My dad died 15 years ago, my mum nine months later. I was devastated and didn’t cope at all.
Many years before he passed, Dad and I had been talking about the afterlife and we laughingly made a deal that we would try to contact each other. In those hard months after they died I would often feel my dad ruffle my hair and it gave me comfort.
About two years after they passed, I heard that Charmaine — a spiritualist who won the television program The One — was going to be at a venue about 80 kilometres from where I lived so I decided to go.
There were about 150 people at the venue on that day and about half way through, Charmaine suddenly pointed at me and said “Oh my God, you are so much like your mother”. Well, I had to laugh, because that was always mum’s biggest brag. She’d always be saying that various people she knew asked if we were sisters because we were so much alike. She liked to think it was because she looked so young.
Then Charmaine asked if my sister’s name was Carol. I told her that my sister’s surname is Carroll. She asked, “Is it her birthday? She’s saying say Happy Birthday to Carol”. I explained that my sister’s birthday was two days earlier, her husband’s birthday was the following weekend and her son’s the day after that — definitely the Carrolls’ birthday.
She also asked if I restored old furniture. When I said no, she told me Mum was showing her that I was polishing an antique sideboard. That was the moment I knew my mum was still with me. I have a reproduction colonial style sideboard with my parent’s photos at each end. Whenever I am dusting or polishing, as I lift up their photos, I tell them all the news. Mum was letting me know she heard me.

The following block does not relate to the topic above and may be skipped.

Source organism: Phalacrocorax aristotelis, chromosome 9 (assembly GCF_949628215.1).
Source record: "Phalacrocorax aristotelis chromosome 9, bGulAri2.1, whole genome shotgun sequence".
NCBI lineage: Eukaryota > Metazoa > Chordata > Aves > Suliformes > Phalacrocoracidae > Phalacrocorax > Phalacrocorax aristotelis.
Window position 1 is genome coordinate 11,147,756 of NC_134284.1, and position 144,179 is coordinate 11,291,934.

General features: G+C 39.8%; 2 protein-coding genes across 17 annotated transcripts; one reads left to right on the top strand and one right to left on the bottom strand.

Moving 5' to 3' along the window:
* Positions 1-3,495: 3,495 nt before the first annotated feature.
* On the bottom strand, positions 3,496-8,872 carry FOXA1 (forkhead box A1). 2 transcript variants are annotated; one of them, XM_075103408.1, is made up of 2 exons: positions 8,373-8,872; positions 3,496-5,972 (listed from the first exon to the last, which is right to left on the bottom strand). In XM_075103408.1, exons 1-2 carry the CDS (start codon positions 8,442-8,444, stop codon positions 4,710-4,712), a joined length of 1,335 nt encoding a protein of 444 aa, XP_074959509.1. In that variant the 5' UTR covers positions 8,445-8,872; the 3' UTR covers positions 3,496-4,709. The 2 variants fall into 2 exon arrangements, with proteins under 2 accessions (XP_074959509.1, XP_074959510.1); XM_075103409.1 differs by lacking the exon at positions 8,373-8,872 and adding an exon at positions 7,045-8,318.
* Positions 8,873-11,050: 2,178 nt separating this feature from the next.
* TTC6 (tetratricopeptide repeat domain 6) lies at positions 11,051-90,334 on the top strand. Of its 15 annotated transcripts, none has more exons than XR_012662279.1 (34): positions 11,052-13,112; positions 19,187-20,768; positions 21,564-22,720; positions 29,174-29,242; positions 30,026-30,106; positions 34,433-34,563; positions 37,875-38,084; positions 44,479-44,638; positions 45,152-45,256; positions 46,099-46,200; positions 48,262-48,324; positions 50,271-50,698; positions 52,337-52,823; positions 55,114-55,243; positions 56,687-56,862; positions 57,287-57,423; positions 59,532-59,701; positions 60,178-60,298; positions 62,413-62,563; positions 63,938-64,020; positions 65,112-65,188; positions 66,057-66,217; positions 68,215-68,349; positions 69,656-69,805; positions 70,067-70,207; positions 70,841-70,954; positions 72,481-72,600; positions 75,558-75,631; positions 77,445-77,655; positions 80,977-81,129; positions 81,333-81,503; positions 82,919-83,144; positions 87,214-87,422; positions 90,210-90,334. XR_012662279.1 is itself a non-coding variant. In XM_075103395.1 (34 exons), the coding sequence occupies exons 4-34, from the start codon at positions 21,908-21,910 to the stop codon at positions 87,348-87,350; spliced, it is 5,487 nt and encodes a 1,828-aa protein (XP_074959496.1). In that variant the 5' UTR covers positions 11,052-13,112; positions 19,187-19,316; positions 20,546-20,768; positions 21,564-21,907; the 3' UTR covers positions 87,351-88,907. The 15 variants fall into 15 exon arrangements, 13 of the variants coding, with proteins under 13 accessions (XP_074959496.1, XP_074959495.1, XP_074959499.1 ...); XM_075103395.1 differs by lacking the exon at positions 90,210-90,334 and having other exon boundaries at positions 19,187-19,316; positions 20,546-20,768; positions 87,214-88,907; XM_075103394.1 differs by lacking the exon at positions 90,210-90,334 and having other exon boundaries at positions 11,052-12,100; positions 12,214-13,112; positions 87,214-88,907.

Charmaine asked me who ‘Pat’ was, as there was a Pat with Mum. I couldn’t think of a Pat. Spiritualists often hear the consonants clearer than the vowels so she would have heard the ‘P’ ‘T’ sound. I realised later this was probably my Dad. His name was Peter, but Mum always called him Pete. I wondered why Dad hadn’t said anything even although he was apparently with Mum — though I could imagine him saying that, as usual, he couldn’t get a word in edgewise.
About 10 years later, Dad came through on his promise. I hadn’t seen my siblings since our parents died as they live interstate, but we promised Dad that we would all try to get together for the 50th anniversary of our arrival in Australia.
My brother said he was coming to Victoria via the Great Ocean Road and I told him I had not travelled that road in 50 years – not since we did it together as children in Dad’s first old black car. He told me he had no recollection of the car, or the trip.
Then a few days later, the oddest thing happened. I was searching for a missing document in my filing cabinet and, thinking it may have gone down between the hanging folders, I started searching between them and spotted a photo negative lying in the bottom of the drawer. Curious, I picked it up and held it up to the light. It was a black and white picture of my brother and me sitting on that very same old black car.
Bear in mind I had moved house twice in the last 10 years and each time the filing cabinet had been emptied and refilled. My filing cabinet had never been at my parent’s home and nothing of theirs had been in it. I did not even know any photos existed from that time and I had certainly not seen the negative.
Yet here, just days after discussing it, and a few days before our 50th reunion, a negative of Dad’s car from 50 years ago turns up in the most unexpected place. My dad was acknowledging our promised reunion and making good his own promise to me.
I know that the sceptics will say it is coincidental — we hear what we want to hear, see what we want to see and believe what we want to believe and that may be true. To me those signs are real tangible proof that those who pass away are still with us and for me at least, that makes grief and loss much easier to bear.